How Are Relative Font Weights Determined in CSS?

Find out how relative font-weight is determined in CSS

When using relative font-weight values in CSS (i.e. lighter or bolder), only the following four font weights are considered for relative weight calculation:

  1. 100 — thin;
  2. 400 — regular or normal;
  3. 700 — bold;
  4. 900 — heavy;

If a font-family has more weights than the four mentioned above, they're ignored when calculating relative font weights.

The browser looks for the closest bolder or lighter font weight to the parent element, and computes the element's font-weight accordingly. According to the W3 spec, the following absolute font weights are applied to the element when you use relative font weights:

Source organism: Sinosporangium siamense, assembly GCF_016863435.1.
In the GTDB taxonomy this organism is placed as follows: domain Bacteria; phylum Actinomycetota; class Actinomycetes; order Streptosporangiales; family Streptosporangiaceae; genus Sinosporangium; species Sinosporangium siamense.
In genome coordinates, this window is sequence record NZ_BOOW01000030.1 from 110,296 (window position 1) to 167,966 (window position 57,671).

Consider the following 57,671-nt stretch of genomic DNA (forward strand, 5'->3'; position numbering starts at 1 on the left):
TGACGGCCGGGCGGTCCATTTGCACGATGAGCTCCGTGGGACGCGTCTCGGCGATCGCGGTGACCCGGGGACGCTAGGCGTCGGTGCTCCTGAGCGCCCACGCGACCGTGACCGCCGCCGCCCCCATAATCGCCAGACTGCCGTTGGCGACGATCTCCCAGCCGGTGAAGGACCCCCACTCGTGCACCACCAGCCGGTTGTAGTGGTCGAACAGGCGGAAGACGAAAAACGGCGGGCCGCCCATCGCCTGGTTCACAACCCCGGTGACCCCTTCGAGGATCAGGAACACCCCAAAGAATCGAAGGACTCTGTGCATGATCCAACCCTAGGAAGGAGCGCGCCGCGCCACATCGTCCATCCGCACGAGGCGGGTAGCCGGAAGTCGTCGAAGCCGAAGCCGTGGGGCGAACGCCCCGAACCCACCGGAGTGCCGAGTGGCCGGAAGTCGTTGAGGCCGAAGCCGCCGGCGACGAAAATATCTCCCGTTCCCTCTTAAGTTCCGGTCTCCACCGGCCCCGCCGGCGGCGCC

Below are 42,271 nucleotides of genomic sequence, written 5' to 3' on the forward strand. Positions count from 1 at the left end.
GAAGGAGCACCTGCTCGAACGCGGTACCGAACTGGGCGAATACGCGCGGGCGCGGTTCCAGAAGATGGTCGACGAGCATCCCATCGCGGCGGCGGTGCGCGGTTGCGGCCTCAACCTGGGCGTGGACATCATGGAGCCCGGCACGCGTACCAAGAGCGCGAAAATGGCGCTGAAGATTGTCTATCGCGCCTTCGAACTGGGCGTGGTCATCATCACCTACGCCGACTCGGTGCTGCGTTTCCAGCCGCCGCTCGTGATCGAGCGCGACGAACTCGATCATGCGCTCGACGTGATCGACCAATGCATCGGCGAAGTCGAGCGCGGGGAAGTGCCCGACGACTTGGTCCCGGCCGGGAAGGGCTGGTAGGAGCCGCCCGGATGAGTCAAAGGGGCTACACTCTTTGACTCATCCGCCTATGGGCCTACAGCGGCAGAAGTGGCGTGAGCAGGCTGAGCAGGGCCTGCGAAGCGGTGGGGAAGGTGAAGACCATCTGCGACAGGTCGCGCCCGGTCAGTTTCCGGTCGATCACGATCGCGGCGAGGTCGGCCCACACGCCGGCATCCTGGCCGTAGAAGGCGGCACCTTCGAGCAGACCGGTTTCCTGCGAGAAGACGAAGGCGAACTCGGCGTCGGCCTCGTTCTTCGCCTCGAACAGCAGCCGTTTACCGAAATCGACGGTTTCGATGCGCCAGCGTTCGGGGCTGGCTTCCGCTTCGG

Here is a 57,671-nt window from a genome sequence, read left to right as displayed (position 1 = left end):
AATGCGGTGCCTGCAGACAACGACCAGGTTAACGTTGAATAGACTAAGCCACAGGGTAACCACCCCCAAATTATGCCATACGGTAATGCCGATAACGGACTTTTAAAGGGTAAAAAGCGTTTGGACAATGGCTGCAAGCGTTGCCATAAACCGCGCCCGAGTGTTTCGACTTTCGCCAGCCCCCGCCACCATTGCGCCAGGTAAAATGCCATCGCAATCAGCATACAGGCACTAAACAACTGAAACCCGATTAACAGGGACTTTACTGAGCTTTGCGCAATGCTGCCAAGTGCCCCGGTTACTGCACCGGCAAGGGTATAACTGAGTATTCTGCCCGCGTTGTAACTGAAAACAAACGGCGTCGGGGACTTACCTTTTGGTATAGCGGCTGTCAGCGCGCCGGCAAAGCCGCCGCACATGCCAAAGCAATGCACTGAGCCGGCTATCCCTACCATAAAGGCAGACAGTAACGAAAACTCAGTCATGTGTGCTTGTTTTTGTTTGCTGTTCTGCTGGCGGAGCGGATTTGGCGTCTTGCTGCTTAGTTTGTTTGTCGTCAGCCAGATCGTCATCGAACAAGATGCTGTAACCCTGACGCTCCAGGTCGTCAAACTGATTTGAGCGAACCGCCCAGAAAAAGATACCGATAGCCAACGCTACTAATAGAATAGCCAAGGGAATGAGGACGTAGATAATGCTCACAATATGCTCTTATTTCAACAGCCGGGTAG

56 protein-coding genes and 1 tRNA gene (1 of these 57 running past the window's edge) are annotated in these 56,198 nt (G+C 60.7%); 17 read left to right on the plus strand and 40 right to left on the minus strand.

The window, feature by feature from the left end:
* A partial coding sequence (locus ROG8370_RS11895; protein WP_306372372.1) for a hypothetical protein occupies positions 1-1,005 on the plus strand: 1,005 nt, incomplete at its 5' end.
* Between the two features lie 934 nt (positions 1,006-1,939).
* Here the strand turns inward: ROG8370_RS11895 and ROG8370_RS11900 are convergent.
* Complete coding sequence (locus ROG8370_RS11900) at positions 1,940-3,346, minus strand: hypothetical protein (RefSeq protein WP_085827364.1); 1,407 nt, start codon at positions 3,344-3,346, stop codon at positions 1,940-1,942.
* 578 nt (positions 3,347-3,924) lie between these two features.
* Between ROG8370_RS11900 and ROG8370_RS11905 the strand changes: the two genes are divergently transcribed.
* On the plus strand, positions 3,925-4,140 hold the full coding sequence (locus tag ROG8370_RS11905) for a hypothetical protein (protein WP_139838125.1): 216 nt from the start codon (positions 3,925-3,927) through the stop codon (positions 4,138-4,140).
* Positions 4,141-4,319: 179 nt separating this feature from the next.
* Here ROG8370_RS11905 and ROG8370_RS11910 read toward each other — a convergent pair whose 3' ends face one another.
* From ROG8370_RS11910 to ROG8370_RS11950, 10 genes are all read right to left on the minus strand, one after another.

Inherited Value bolder lighter
100 400 100
200 400 100
300 400 100
400 700 100
500 700 100
600 900 400
700 900 400
800 900 700
900 900 700

For example:

#parent { font-weight: 500; }

#parent > .bolder { font-weight: bolder; } /* equivalent to 700 */
#parent > .lighter { font-weight: lighter; } /* equivalent to 100 */

If you wish to have finer control over the exact weight values used for a given element you should avoid using relative font weights and use numeric values instead.


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